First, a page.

|A.N. SINGH (LEFT) M.G.V.K. BHANU IN CALCUTTA ON SATURDAY. PICTURE BY KISHOR ROY CHOWDHURY
Calcutta, Dec. 14: Indian tea exporters are putting in place strategies to break the Sri Lankan dominance in the Russian market.
A delegation led by the Indian Tea Association (ITA) and backed by the Tea Board will visit Russia in May next year.
Under a triple-five scheme, the Union government had picked Russia, Kazakhstan, Iran, Egypt and the US and asked the Tea Board to chart five strategies over a five-year period to increase exports.
Indian exports to Russia has hovered around 30-32 million kg for the last few years, while Sri Lanka has been sending close to 50 million kg, which comprises primarily orthodox tea. Russia pays close to $5 a kg for such tea, while the average cost of the CTC and orthodox tea imported from India could be $3-3.5 a kg.
“Russia is a potential market. It is time to break the Sri Lankan monopoly. Exports to Russia should increase in the days to come. We will lead a delegation to Russia in May. We also have Egypt on the agenda. But political and civil vulnerability there is an issue now,” said Arun N. Singh, chairman of the ITA. He was speaking on the sidelines of the 130th annual general meeting of the ITA.
Russia imports about 160-170 million kg of tea from across countries.
The overall Indian tea production in 2013 is expected to touch 1,190 million kg, a jump of around 65-70 million kg over 2012. While the production in north India during January-October 2013 has recorded an increase of 76 million kg, in south India the output has remained flat compared with the corresponding period.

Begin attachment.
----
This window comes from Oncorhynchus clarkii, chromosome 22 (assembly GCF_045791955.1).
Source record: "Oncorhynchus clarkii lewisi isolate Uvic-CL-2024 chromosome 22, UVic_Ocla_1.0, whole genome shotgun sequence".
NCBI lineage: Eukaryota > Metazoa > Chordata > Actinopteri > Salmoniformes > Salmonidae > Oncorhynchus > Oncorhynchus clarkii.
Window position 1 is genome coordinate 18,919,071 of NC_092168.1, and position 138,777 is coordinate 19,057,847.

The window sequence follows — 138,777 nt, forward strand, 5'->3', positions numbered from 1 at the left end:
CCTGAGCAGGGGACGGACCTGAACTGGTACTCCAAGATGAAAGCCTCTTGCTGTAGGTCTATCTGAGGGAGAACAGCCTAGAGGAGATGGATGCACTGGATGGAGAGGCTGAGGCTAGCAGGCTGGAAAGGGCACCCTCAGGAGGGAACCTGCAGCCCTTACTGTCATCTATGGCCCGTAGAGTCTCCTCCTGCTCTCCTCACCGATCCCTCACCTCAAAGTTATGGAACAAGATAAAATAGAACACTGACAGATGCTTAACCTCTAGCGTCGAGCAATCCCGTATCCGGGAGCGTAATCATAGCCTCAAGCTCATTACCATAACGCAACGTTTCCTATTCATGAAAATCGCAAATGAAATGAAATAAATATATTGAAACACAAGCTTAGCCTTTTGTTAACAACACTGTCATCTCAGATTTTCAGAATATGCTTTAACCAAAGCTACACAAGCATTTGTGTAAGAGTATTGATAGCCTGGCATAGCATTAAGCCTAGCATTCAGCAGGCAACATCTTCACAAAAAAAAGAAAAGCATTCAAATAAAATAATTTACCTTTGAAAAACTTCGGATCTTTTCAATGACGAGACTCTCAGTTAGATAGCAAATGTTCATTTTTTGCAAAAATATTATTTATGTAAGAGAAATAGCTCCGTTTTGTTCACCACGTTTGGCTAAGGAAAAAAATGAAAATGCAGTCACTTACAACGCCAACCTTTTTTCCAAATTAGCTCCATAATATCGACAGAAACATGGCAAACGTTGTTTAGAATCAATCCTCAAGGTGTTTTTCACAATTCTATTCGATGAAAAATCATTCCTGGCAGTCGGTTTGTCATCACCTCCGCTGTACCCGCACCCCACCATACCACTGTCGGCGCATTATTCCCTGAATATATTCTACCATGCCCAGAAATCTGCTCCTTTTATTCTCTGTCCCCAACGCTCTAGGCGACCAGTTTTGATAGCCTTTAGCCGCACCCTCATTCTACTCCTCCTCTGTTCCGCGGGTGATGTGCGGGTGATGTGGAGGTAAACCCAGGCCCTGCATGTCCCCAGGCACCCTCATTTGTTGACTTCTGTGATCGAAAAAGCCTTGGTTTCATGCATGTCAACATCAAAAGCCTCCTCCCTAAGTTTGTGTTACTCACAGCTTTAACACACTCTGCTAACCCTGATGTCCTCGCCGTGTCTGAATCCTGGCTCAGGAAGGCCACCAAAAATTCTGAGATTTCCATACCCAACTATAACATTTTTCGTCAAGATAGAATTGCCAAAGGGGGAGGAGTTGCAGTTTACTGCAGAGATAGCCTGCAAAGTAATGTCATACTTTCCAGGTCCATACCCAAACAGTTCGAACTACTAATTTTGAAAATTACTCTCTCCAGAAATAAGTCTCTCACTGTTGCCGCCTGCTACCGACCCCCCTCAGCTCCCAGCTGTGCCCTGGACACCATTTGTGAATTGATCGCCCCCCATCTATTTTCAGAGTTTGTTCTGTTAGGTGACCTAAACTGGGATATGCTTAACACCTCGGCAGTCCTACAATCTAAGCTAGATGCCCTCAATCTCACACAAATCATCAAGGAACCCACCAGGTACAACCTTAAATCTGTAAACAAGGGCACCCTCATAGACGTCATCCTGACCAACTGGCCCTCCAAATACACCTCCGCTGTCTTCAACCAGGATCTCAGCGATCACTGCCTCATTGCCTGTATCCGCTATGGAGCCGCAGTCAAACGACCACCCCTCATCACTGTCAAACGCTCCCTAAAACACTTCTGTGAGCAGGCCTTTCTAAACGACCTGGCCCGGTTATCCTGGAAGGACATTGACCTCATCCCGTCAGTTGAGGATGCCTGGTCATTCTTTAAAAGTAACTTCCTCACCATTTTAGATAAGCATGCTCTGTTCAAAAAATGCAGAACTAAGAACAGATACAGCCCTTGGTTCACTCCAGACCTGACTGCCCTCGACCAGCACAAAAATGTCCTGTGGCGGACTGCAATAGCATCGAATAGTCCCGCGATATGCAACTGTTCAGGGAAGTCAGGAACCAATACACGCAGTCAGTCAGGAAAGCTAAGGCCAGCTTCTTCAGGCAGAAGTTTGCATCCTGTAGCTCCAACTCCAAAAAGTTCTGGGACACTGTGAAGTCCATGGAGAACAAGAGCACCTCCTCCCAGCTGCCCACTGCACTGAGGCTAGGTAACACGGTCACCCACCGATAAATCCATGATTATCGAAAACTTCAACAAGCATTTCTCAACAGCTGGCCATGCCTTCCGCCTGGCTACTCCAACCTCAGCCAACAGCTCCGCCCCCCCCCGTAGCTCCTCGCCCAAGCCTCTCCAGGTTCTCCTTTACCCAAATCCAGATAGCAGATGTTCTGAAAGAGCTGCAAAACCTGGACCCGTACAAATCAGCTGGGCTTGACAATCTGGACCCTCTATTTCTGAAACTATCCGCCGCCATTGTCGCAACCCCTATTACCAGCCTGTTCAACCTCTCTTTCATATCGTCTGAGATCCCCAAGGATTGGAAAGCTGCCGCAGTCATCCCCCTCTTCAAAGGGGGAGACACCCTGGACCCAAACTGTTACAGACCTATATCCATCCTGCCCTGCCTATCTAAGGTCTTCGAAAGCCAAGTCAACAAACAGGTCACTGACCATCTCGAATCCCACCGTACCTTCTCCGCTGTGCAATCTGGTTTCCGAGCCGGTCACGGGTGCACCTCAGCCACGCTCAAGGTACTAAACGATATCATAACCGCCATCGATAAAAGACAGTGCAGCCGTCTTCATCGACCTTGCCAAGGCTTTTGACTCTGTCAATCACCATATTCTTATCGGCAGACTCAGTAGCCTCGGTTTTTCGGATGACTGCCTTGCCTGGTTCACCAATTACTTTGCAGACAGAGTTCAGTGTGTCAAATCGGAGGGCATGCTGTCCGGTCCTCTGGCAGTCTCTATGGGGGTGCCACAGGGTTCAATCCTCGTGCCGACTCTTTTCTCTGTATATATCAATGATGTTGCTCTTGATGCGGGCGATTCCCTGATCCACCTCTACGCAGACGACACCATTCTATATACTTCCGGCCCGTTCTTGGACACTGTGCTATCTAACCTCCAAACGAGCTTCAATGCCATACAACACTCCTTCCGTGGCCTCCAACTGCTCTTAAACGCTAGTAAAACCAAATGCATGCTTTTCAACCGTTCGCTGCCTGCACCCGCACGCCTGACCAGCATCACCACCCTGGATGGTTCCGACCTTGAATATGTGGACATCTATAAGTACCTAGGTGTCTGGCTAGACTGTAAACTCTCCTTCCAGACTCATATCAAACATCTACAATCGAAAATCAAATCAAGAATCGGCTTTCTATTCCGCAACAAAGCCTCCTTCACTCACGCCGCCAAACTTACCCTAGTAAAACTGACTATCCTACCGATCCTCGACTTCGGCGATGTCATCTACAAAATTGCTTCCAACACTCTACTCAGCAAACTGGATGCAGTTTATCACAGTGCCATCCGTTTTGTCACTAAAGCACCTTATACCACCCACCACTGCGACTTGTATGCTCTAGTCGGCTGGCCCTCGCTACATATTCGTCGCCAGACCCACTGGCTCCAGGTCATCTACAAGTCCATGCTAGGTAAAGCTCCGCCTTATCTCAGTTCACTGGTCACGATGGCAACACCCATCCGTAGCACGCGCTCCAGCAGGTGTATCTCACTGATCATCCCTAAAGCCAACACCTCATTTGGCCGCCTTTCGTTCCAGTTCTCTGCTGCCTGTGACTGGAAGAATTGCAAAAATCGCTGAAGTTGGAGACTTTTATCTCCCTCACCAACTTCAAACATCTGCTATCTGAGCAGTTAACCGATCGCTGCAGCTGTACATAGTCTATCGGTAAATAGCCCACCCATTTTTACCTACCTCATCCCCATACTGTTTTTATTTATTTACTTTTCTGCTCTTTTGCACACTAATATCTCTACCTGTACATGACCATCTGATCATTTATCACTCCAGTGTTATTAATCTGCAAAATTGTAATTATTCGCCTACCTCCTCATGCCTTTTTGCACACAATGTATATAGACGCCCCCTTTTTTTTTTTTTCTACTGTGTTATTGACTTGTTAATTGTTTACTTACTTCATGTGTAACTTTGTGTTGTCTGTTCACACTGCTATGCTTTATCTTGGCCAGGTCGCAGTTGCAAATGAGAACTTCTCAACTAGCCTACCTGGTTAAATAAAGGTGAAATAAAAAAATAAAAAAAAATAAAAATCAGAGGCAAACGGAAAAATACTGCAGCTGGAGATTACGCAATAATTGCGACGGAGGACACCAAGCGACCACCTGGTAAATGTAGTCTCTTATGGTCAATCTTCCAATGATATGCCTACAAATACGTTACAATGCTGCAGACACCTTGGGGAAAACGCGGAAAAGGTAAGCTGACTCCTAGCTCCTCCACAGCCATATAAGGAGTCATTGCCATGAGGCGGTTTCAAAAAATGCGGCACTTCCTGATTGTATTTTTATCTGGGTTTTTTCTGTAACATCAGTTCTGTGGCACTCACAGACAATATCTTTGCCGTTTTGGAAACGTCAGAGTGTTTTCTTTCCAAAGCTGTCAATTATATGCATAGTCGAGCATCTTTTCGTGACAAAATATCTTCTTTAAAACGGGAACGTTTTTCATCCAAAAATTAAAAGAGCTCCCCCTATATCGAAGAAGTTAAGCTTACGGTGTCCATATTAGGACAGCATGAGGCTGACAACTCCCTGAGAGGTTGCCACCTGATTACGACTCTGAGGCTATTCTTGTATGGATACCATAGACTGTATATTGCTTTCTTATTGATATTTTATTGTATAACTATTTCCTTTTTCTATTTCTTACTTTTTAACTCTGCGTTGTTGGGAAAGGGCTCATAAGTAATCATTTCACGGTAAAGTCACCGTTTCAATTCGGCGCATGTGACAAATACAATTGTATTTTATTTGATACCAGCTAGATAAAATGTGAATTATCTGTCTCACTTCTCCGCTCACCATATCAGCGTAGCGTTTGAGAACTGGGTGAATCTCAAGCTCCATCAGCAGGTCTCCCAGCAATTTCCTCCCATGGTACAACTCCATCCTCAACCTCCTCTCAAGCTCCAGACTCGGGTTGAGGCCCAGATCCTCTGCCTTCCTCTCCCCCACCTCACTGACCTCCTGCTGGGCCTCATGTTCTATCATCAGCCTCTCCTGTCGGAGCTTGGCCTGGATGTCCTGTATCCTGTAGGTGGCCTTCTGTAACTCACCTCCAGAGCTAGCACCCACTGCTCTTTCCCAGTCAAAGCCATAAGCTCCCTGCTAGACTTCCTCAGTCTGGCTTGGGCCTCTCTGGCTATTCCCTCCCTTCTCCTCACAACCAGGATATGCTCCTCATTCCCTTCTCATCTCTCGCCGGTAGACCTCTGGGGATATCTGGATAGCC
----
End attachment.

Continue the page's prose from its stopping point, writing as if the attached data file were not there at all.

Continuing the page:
Production in Cachar in Assam was affected by erratic climatic conditions.
According to Tea Board chairman M.G.V.K Bhanu, the share of small tea growers in the national production has been rising.
“While Darjeeling, Assam, Nilgiri are household words in markets abroad, the full potential of our Dooars, Terai and Cachar teas have not been realised. The ITA will promote these regional teas both in the export and domestic markets,” he said.
As Iran’s consumption of domestic crush, tear, curl (CTC) tea has seen a downward trend, Singh said this was an opportunity for tea from Dooars and Terai to gain a footprint in Iran as Indian tea was popular there.
“Exports so far have been good. I believe we will be able to export 10-15 million kg more than last year even if there is a loss in CTC production,” he said.
With quality teas fetching steeper prices, the industry has seen a gradual shift from CTC to a more orthodox tea being produced. In 2012-13, India exported 216.23 million kg of tea, fetching Rs 185.26 per kg against a production of 214.35 million kg in the previous year at Rs 154.18 per kg.